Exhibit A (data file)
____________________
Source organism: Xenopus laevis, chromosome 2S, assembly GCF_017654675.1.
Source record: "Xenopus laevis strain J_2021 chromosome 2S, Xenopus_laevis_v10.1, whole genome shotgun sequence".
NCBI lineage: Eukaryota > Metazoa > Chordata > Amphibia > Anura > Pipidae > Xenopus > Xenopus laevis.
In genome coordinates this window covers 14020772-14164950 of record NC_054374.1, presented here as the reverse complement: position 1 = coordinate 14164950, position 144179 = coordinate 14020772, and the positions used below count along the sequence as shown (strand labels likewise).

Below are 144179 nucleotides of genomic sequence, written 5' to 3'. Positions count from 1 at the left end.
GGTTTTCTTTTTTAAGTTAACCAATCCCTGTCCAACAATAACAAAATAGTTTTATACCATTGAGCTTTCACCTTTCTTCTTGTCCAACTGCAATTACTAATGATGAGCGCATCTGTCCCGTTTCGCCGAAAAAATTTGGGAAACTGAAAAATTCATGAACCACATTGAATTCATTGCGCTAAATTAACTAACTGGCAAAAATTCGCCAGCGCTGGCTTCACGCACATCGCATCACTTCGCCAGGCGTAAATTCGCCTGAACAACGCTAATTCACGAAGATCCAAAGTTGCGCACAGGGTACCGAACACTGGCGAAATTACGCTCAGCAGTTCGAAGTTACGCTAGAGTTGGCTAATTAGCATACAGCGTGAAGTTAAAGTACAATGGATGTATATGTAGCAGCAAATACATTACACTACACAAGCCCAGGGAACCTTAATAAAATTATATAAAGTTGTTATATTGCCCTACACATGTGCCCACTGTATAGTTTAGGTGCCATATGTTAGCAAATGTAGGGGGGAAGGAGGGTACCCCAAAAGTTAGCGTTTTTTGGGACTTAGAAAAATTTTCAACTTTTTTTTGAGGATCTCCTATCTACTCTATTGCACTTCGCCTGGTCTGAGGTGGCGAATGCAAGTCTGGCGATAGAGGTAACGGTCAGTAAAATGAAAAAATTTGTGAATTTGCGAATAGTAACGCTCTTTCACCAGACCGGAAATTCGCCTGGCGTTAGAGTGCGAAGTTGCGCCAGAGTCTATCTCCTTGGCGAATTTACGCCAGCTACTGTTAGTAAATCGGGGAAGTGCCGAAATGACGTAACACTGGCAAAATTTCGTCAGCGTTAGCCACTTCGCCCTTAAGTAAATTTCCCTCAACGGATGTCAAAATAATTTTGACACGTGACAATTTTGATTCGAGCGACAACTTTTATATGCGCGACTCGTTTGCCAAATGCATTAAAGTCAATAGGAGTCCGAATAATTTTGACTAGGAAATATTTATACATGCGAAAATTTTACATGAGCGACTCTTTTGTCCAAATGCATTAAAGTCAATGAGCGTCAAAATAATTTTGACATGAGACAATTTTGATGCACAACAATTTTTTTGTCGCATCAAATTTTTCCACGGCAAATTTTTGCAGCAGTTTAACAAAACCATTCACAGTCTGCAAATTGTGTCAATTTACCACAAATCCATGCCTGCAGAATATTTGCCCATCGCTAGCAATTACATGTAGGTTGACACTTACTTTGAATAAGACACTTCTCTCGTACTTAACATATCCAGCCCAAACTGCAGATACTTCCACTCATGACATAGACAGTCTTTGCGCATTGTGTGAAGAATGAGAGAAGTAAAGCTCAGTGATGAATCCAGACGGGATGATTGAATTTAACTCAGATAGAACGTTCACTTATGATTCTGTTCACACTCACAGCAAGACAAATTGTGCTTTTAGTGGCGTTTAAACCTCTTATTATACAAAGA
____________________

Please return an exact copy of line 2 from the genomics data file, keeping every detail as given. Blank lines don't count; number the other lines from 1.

Source record: "Xenopus laevis strain J_2021 chromosome 2S, Xenopus_laevis_v10.1, whole genome shotgun sequence".